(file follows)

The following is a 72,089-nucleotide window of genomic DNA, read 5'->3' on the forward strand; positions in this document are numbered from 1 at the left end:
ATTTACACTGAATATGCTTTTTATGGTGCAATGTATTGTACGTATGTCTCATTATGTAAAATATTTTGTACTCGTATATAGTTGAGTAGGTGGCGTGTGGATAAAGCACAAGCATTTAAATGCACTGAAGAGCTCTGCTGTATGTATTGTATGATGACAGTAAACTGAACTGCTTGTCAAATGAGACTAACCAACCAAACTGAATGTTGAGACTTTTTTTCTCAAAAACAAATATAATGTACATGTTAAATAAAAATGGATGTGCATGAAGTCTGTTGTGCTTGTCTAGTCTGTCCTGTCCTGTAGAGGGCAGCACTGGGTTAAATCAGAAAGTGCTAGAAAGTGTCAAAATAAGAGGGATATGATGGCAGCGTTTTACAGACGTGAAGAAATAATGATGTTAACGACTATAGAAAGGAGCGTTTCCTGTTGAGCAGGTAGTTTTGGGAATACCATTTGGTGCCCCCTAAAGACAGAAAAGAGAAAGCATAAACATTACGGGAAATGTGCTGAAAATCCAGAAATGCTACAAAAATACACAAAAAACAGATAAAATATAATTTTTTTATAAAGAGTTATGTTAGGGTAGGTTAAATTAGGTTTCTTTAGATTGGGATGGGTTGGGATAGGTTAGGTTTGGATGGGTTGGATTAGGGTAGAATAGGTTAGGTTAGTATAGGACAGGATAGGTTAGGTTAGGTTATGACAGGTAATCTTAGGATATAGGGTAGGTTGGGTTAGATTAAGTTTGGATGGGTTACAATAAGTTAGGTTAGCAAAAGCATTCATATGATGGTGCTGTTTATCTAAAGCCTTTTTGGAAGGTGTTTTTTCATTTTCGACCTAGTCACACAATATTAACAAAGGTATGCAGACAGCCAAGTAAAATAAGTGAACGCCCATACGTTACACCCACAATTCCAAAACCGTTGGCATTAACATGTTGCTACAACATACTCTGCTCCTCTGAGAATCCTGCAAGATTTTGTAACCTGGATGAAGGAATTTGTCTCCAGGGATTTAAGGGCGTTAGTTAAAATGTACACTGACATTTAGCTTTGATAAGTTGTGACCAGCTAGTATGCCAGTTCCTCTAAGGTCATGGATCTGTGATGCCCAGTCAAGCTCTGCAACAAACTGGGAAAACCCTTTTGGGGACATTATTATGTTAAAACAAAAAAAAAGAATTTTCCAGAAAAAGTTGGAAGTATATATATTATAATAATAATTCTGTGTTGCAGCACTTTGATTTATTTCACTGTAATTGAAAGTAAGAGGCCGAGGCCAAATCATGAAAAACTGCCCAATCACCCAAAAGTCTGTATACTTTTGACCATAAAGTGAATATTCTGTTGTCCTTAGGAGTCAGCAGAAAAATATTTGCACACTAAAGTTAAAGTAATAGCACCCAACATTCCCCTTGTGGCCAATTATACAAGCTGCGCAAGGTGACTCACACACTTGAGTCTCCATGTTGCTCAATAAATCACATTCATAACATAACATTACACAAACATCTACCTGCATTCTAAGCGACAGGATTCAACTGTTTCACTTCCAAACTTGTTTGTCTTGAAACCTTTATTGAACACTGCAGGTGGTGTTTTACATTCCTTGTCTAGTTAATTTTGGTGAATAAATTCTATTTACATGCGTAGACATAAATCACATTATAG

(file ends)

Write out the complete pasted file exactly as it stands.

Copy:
The following is a 72,089-nucleotide window of genomic DNA, read 5'->3' on the forward strand; positions in this document are numbered from 1 at the left end:
ATTTACACTGAATATGCTTTTTATGGTGCAATGTATTGTACGTATGTCTCATTATGTAAAATATTTTGTACTCGTATATAGTTGAGTAGGTGGCGTGTGGATAAAGCACAAGCATTTAAATGCACTGAAGAGCTCTGCTGTATGTATTGTATGATGACAGTAAACTGAACTGCTTGTCAAATGAGACTAACCAACCAAACTGAATGTTGAGACTTTTTTTCTCAAAAACAAATATAATGTACATGTTAAATAAAAATGGATGTGCATGAAGTCTGTTGTGCTTGTCTAGTCTGTCCTGTCCTGTAGAGGGCAGCACTGGGTTAAATCAGAAAGTGCTAGAAAGTGTCAAAATAAGAGGGATATGATGGCAGCGTTTTACAGACGTGAAGAAATAATGATGTTAACGACTATAGAAAGGAGCGTTTCCTGTTGAGCAGGTAGTTTTGGGAATACCATTTGGTGCCCCCTAAAGACAGAAAAGAGAAAGCATAAACATTACGGGAAATGTGCTGAAAATCCAGAAATGCTACAAAAATACACAAAAAACAGATAAAATATAATTTTTTTATAAAGAGTTATGTTAGGGTAGGTTAAATTAGGTTTCTTTAGATTGGGATGGGTTGGGATAGGTTAGGTTTGGATGGGTTGGATTAGGGTAGAATAGGTTAGGTTAGTATAGGACAGGATAGGTTAGGTTAGGTTATGACAGGTAATCTTAGGATATAGGGTAGGTTGGGTTAGATTAAGTTTGGATGGGTTACAATAAGTTAGGTTAGCAAAAGCATTCATATGATGGTGCTGTTTATCTAAAGCCTTTTTGGAAGGTGTTTTTTCATTTTCGACCTAGTCACACAATATTAACAAAGGTATGCAGACAGCCAAGTAAAATAAGTGAACGCCCATACGTTACACCCACAATTCCAAAACCGTTGGCATTAACATGTTGCTACAACATACTCTGCTCCTCTGAGAATCCTGCAAGATTTTGTAACCTGGATGAAGGAATTTGTCTCCAGGGATTTAAGGGCGTTAGTTAAAATGTACACTGACATTTAGCTTTGATAAGTTGTGACCAGCTAGTATGCCAGTTCCTCTAAGGTCATGGATCTGTGATGCCCAGTCAAGCTCTGCAACAAACTGGGAAAACCCTTTTGGGGACATTATTATGTTAAAACAAAAAAAAAGAATTTTCCAGAAAAAGTTGGAAGTATATATATTATAATAATAATTCTGTGTTGCAGCACTTTGATTTATTTCACTGTAATTGAAAGTAAGAGGCCGAGGCCAAATCATGAAAAACTGCCCAATCACCCAAAAGTCTGTATACTTTTGACCATAAAGTGAATATTCTGTTGTCCTTAGGAGTCAGCAGAAAAATATTTGCACACTAAAGTTAAAGTAATAGCACCCAACATTCCCCTTGTGGCCAATTATACAAGCTGCGCAAGGTGACTCACACACTTGAGTCTCCATGTTGCTCAATAAATCACATTCATAACATAACATTACACAAACATCTACCTGCATTCTAAGCGACAGGATTCAACTGTTTCACTTCCAAACTTGTTTGTCTTGAAACCTTTATTGAACACTGCAGGTGGTGTTTTACATTCCTTGTCTAGTTAATTTTGGTGAATAAATTCTATTTACATGCGTAGACATAAATCACATTATAG